The Sweetest Apples, Ranked from Tart to Sweet
Ah, the first signs of fall: There’s a crisp feeling in the air, a strong desire to go back-to-school shopping, and most importantly — it’s the start of apple season. Whether you find yourself at an orchard ready to pick a few freshly grown fruits or are shopping for the perfect variety to make apple pie, consider this your comprehensive guide. Before you start making all of the best apple recipes out there, here’s everything you need to know about the sweetest apple varieties as well as the delightfully tart ones.
What Is the Sweetest Apple?
While there is an extremely wide variety of apples, all with varying flavors, the sweetest-tasting apple is fuji, followed by gala, honeycrisp, and Red Delicious apples. These apples are great for snacking and eating as is.
Granny Smith, McIntosh, and Pink Lady fall on the tart end of the spectrum. While tart apples can be great for snacking, they’re often ideal for baking and can handle a lot of added sweetness. Other types, like Braeburn and Golden Delicious apples, fall somewhere in the middle.
A Guide to Apples From Tart to Sweet
Granny Smiths are the most tart variety of apple and are indeed named after a real, live granny (in this case, their first propagator Granny Maria Ann Smith). First grown in Australia in the late 1800s, Granny Smith apples are known for their vibrant green color, firm, juicy texture, and strong, tangy flavor. They work well when sliced thin and added to sandwiches or salads but truly shine in baking recipes, where their substantial texture prevents them from becoming overly soft or mushy after cooking.
Far sweeter than the Granny Smith but still tangy, the highly-popular McIntosh are identified by their red-green color pattern, small-to-medium size, and soft, juicy texture. McIntosh apples, which were originally grown in Canada and still serve as the country’s national apple, don’t hold up well to baking but are well-suited for cider, juice, apple sauce or just enjoying fresh from the tree.
Pink Lady apples are known for their blush color, firm texture, and tart-sweet, juicy flavor. They were first grown in 1973 by Western Australian researcher John Cripps, who discovered the flavor by crossing Golden Delicious and Lady Williams apple varieties. Having landed in the US in the 1990s, Pink Lady Apples are a relatively new apple for American consumers and are popularly enjoyed in snacks and salads as well as in pies.
SweeTangos are the product of crossing Zester and Honeycrisp varieties. They burst onto the scene in 2009 and are known for their red-blush color, mixture of sweet, spicy, and acidic flavors and firm, crunchy texture. SweeTango apples are best enjoyed as snacks but can also be incorporated into baking and cooking recipes.
Golden Delicious were originally discovered in West Virginia around the early 1900s and are identified by their bright yellow-green color, thin skin, mellow flavor, and firm texture. Golden Delicious apples hold up well for both raw snacking or baking.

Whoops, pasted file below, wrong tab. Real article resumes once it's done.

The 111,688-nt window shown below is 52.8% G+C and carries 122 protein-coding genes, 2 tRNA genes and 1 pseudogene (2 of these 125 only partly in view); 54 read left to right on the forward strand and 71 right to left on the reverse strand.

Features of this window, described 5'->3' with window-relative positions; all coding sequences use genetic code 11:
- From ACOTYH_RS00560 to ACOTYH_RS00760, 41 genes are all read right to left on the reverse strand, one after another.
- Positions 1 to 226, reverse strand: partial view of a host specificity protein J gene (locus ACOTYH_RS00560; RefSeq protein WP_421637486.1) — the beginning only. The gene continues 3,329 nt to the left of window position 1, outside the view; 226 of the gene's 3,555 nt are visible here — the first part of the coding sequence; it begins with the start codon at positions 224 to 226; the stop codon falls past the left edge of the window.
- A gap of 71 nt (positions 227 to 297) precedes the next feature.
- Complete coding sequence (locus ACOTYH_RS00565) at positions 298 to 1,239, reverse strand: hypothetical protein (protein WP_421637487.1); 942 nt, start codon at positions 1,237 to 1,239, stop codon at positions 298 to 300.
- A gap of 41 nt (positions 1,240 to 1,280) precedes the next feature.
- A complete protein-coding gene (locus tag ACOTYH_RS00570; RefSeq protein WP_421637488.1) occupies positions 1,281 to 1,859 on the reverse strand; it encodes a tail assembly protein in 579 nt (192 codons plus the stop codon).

Braeburn apples were first grown in New Zealand in the 1950s and are easily identified by their tie-dye blend of red, yellow, orange, and green colors, nutmeg and cinnamon-adjacent flavor, golden interior, and firm texture. Braeburns can be enjoyed raw in sandwiches, salads and snacking as well as in baked dishes like apple pie.
Red Delicious apples are an extremely popular US variety but perhaps the most controversial of the bunch. Discovered in 1870s Iowa, they are known for their deep red color, thick skin, and intensely sweet flavor with very little acidity, Red Delicious apples have a soft texture that can very easily turn mealy. For this reason, Red Delicious apples are best enjoyed raw as a snack or in salads.
Honeycrisp apples were developed in the 1960s at the University of Minnesota and are engineered to have a juicier bite. They are also known for their bright red-yellow color, tart-sweet flavor, and creamy-yet-crunchy texture. They work well as a raw snack, juiced, or in baked dishes like apple pie.
Initially grown in New Zealand in the 1930s, Gala apples are a mix between Golden Delicious and Kidd’s Orange Red apples and are one of America’s favorite choices for fall fruit. Gala apples are smaller and more oblong than many other apple varieties and are identified by their orange-red color, sweet flavor, and firm texture. Gala apples are well-suited to snacking and baking and also freeze well.
Fuji apples are named after their origin city, Fujisaki, Japan, and were first grown in the 1930s as a hybrid between the Red Delicious and Virginia Ralls Janet varieties. Now one of the US’s most popular varieties, Fuji apples are identified by their red-yellow coloring, firm texture, and deeply sweet flavor that resembles the taste of apple juice. Fuji apples are hearty and store well, making them a good fit for snacking, applesauce, and baking alike.